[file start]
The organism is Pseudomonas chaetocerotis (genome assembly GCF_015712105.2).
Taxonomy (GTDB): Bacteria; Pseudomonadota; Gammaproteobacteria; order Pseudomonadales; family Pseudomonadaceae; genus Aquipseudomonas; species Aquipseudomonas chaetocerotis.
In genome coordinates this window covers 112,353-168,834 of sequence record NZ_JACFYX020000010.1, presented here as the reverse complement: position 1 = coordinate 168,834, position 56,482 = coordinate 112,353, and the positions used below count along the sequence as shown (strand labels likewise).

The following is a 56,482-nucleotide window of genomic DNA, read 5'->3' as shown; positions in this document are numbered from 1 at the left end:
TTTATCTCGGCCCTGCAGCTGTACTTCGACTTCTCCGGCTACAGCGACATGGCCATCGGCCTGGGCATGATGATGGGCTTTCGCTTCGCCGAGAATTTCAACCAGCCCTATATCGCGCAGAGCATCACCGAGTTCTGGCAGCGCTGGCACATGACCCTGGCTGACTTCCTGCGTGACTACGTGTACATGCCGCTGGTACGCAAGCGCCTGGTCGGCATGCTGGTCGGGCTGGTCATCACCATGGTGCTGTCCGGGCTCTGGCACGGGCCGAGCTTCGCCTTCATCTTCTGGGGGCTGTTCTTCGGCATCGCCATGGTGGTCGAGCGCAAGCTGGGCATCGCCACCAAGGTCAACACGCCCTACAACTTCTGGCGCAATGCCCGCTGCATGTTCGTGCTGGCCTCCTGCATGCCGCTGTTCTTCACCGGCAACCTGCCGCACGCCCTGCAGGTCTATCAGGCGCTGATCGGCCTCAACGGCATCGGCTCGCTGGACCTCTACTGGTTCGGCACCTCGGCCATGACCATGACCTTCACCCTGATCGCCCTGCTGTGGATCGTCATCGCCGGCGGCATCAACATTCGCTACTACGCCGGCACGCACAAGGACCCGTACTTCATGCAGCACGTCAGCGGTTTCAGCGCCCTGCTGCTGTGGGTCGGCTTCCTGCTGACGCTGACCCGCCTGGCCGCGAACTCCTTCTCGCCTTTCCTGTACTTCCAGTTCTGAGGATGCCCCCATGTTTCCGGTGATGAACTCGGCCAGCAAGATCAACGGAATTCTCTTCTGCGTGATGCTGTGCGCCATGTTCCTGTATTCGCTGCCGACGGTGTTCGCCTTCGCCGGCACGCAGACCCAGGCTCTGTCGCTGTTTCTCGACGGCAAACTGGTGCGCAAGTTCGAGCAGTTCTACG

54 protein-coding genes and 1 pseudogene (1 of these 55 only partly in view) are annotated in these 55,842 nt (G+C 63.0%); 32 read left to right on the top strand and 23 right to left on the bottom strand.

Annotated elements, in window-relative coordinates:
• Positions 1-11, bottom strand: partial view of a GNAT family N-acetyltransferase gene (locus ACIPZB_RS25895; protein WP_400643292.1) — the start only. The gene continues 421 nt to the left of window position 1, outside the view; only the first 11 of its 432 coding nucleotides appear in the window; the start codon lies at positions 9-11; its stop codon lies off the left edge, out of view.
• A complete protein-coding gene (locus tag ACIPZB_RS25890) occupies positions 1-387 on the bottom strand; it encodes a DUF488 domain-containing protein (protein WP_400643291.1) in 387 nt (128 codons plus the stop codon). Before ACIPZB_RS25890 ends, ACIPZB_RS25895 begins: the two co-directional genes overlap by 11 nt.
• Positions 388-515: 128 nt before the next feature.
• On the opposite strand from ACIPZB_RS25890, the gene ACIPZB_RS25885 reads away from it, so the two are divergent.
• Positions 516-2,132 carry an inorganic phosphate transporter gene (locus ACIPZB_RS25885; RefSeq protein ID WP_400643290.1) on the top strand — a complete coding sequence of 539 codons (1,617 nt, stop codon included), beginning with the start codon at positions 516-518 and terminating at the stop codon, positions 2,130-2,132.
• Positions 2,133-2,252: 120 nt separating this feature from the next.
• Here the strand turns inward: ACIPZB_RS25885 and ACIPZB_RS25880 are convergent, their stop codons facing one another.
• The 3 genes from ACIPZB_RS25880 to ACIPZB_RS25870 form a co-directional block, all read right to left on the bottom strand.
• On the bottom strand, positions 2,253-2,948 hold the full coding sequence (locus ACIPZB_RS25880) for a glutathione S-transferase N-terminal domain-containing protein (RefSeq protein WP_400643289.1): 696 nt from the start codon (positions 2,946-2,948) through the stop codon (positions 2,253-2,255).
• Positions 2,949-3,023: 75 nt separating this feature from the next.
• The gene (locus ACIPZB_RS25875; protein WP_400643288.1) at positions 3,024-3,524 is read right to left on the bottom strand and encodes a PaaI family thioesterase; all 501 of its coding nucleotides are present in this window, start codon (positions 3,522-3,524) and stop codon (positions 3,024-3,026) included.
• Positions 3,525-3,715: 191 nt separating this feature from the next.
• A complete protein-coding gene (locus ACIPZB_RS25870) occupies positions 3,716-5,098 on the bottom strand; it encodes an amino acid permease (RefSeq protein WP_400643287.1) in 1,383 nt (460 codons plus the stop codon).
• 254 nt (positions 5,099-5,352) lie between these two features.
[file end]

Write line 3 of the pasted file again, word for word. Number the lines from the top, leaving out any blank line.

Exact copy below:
In genome coordinates this window covers 112,353-168,834 of sequence record NZ_JACFYX020000010.1, presented here as the reverse complement: position 1 = coordinate 168,834, position 56,482 = coordinate 112,353, and the positions used below count along the sequence as shown (strand labels likewise).